Topic: Media Research Center
We've already caught Media Research Center writer Nicholas Fondacaro telling a lie. Now he's using his MRC perch to spread a right-wing conspiracy theory.
In an Oct. 1 post quibbling about whether the whistleblower who launched what became an impeachment inquiry of President Trump, Fondacaro wrote regarding a form change by the Intelligence Community's Inspector General office:
The Federalist was the first publication to expose how the ICIG recently and secretly edited their whistleblower form to eliminate the need for first-hand information. In a follow-up report out Tuesday, co-founder Sean Davis pointed out that in a recent statement (the same one Vega cited) the ICIG admitted to editing the document.
The Federalist raised serious questions about the timeline of events concerning the edit, when the press was inquiring about the complaint, and when Congress and the DNI were informed about the complaint. They also reported that the ICIG had obfuscated when and which version of the form the whistleblower filled out.
What Fondacaro didn't tell you: The form change is irrelevant. As an actual news outlet reported, the underlying rules regarding whistleblowers -- under which firsthand knowledge is not required -- never changed, the ICIG's office found that the whistleblower's statement was credible,and the whistleblower did indicate firsthand knowledge of some events in the case. The Federalist also suggested the form change was linked to the current whistleblower case, which there is no evidence to support.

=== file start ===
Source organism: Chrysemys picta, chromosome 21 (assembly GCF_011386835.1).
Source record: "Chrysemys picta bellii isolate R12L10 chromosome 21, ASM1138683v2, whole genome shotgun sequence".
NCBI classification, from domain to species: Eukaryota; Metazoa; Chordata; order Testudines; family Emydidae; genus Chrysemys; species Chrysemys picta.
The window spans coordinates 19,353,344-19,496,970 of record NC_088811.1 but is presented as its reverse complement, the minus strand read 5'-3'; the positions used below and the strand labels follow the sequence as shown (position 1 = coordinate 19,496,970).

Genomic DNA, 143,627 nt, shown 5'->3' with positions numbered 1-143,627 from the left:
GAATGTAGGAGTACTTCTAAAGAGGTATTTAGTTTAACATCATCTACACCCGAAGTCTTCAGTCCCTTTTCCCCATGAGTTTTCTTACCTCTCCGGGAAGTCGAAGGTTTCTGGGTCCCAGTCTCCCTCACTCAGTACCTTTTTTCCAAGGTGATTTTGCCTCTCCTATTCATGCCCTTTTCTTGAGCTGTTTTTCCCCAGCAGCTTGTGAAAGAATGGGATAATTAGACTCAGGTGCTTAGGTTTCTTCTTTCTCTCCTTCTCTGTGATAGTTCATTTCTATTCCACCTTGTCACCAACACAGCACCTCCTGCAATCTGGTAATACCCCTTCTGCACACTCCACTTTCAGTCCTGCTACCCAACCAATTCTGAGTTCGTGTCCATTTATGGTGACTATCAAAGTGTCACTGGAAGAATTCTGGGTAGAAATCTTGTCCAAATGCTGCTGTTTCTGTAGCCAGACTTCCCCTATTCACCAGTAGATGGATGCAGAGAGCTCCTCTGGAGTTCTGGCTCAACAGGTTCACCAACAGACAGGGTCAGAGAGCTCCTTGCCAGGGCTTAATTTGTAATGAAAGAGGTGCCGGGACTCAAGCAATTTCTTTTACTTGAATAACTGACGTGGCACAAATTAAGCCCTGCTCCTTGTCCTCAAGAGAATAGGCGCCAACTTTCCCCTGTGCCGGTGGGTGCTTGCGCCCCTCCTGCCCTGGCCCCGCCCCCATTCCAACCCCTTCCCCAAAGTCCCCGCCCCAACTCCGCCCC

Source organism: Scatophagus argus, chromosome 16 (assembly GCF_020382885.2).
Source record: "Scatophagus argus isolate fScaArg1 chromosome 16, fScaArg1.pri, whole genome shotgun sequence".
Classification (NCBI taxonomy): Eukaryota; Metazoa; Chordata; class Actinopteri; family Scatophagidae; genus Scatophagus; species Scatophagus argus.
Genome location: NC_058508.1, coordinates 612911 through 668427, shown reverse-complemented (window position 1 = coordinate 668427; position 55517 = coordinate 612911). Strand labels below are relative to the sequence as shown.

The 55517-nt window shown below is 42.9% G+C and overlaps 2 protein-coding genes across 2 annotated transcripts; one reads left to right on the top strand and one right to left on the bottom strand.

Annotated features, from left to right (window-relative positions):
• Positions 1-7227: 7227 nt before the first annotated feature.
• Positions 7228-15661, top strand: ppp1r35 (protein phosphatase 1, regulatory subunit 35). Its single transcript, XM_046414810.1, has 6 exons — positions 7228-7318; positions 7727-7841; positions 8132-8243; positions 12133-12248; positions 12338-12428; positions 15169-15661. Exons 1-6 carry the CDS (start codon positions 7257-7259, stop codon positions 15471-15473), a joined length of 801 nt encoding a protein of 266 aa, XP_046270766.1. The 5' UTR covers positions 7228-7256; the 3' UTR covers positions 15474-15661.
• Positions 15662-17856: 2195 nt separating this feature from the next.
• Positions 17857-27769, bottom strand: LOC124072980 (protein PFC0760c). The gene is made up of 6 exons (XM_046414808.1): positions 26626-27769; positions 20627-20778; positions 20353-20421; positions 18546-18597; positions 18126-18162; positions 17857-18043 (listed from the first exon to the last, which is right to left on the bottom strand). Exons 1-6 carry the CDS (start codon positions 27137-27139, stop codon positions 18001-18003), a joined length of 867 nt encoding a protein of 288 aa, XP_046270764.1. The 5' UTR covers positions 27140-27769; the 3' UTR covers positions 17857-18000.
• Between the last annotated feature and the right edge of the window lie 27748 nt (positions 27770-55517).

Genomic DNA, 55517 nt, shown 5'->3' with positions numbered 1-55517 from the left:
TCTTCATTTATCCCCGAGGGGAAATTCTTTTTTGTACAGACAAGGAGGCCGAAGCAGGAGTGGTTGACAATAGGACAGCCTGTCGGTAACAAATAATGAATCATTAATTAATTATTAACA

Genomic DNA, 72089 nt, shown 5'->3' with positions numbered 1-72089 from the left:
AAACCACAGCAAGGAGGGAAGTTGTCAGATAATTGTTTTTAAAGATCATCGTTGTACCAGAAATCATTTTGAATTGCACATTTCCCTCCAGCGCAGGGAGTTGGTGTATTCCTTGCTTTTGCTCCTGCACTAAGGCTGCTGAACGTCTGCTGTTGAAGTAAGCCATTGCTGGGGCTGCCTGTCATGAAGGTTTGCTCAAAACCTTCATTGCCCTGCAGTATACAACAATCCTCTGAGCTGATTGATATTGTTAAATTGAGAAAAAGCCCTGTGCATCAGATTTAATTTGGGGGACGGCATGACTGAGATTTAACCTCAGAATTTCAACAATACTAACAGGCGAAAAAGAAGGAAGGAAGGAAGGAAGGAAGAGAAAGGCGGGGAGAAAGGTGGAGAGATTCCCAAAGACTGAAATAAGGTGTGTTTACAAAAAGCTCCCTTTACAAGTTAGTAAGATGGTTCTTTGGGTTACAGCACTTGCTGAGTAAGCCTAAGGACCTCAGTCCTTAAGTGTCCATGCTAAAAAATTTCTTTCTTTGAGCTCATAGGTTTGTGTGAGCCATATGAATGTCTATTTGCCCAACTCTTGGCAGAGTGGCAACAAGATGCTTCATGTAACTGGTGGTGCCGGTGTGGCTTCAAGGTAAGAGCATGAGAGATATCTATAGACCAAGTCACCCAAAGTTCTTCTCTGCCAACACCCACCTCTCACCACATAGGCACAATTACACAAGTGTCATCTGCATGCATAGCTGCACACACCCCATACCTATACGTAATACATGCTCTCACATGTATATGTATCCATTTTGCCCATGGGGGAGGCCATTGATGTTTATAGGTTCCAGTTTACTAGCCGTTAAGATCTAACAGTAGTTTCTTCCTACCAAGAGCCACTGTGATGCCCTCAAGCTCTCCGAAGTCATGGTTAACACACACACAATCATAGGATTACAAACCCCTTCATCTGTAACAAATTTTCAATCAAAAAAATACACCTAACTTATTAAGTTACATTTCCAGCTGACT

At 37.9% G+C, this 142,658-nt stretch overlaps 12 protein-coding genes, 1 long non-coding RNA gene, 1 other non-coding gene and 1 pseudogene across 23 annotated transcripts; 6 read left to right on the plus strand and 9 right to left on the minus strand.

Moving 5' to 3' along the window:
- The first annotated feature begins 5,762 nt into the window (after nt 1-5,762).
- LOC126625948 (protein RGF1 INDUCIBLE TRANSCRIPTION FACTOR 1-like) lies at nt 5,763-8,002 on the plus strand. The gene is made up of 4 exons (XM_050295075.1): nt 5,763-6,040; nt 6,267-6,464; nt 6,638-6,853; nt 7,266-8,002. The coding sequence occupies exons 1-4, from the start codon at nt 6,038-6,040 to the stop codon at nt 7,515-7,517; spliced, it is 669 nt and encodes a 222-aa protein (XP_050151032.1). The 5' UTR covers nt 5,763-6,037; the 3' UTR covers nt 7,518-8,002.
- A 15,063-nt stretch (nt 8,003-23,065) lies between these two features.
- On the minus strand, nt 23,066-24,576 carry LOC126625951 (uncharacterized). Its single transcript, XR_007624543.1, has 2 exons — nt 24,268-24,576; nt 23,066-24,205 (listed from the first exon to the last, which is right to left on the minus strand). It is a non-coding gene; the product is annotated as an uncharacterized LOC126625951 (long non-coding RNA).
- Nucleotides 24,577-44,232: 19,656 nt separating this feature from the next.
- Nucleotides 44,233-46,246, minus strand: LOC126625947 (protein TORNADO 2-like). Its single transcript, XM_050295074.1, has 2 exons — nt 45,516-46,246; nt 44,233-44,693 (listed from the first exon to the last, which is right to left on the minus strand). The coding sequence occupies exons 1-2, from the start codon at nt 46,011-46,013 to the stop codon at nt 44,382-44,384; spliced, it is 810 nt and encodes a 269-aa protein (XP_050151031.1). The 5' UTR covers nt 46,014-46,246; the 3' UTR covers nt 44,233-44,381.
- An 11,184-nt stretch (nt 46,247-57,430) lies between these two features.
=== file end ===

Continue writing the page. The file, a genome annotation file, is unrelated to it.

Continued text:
Despite the fact that the bogus, conspiratorial nature of the Federalist article had been exposed, Fondacaro repeated the claim in an Oct. 3 item, asserting that an unrelated whistleblower complaint regarding the handling of President Trump's tax returns "came after the Intelligence Community Inspector General admitted to secretly editing their whistleblower guidelines to allow for second-hand and hearsay information," with a link to the Federalist article.Again, Fondacaro refused to tell his readers that the form change is irrelevant because the underlying rules never changed.
By hiding important facts, Fondacaro is effectively spreading a conspiracy theory. His maliciously sloppy and biased writing isn't helping the MRC act as a credible "media research" institution.